Lagos State has become a no-go area for other parties. Why is this so? What can be done to wrest the state from APC? This is the question many pundits have asked over the years. The secret behind the hegemony of AD (now APC) in Lagos has its root in the ideological and policy direction of successive governments in the state. All about leadership is performance. Any leadership that does not perform should not expect to enjoy the support of the electorate. The performance of the present administration in the state makes it a Herculean task for any other party to attempt to take over power from it.

I do not want to subscribe to undue emotionalism over the coming elections in Ekiti and Osun. The realities on ground are what I am espousing. It will be an exercise in futility for any party to hope to win without a well-defined, convincing an people-oriented programme. The aware and savvy political classes of both states make it difficult for anybody to try to pul the wool over their eyes. All they want to see is development and not promises. This is what will count on the day of election.

The aspect that poses the biggest worry is security. What role will security agencies play in the elections? It will amount to a huge tragedy if security agents allow themselves to be compromised. There is already a benchmark for the elections – the Edo and Ondo state governorship elections conducted in 2012. I do not want to include the Anambra State governorship election that was fraught with controversies. The Ondo and Edo governorship elections were conducted under reasonable freeness and fairness and were so accepted by Nigerians and the international community. What we cannot afford this time round is a deviation from the success already recorded in both elections.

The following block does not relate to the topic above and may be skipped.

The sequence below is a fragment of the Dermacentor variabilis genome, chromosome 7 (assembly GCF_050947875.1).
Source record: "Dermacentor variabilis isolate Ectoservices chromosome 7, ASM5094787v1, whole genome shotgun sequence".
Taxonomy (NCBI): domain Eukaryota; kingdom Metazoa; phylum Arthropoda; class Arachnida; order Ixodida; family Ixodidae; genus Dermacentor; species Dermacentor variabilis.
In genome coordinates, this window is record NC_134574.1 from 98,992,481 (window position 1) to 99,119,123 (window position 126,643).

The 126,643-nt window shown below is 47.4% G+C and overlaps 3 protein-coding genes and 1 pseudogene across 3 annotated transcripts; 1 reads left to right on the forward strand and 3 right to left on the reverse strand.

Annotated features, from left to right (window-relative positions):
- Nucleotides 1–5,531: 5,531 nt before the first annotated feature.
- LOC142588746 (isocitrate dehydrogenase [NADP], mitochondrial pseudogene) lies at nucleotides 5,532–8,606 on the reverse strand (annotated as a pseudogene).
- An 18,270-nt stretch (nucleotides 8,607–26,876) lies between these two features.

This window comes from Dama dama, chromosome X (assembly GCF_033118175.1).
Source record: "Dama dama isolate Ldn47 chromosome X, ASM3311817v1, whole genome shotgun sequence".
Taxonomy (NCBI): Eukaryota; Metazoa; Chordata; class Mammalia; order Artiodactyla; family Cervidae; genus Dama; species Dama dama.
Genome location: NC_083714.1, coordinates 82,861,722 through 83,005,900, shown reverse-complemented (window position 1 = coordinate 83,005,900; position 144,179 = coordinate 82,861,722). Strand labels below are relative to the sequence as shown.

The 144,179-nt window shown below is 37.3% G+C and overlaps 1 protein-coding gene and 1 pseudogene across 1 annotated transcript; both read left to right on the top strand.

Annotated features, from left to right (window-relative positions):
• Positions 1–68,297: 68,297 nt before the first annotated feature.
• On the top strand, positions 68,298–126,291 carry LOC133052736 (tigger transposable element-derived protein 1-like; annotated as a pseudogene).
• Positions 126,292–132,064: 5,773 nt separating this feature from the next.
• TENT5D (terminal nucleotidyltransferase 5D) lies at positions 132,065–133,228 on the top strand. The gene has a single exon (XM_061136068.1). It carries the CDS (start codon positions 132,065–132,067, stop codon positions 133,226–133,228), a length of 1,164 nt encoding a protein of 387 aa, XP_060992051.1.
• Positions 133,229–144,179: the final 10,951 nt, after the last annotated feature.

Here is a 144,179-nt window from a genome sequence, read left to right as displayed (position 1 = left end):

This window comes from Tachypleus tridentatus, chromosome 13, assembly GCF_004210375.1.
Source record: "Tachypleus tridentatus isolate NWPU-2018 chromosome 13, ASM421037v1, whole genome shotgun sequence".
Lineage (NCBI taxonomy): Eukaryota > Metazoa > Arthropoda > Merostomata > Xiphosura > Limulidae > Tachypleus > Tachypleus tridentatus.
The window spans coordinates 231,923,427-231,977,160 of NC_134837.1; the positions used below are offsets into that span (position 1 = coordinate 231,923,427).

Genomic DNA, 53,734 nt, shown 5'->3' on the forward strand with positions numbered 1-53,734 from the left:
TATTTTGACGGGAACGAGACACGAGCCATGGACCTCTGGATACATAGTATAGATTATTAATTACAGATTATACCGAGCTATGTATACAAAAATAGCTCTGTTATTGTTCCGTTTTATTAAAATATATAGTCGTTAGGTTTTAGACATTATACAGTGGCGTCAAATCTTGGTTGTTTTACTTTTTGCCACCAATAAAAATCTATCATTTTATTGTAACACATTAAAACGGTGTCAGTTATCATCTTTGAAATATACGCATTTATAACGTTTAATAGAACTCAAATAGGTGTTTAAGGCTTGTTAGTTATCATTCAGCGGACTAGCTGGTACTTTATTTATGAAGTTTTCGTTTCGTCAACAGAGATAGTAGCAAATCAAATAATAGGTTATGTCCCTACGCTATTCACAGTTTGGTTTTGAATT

The success or failure of the elections   rests squarely on the shoulders of INEC and security agencies. The commendable role played by each establishment in the Edo and Ondo governorship elections that made it successful showed that we could get things done the right way if we are committed. It is only when we shun selfishness and embrace patriotism that w can achieve development for our nation. Though we belong to diverse political interests we should place nation above self. This is why it behooves every Nigerian to see Nigeria as our collective patrimony and work for its greatness.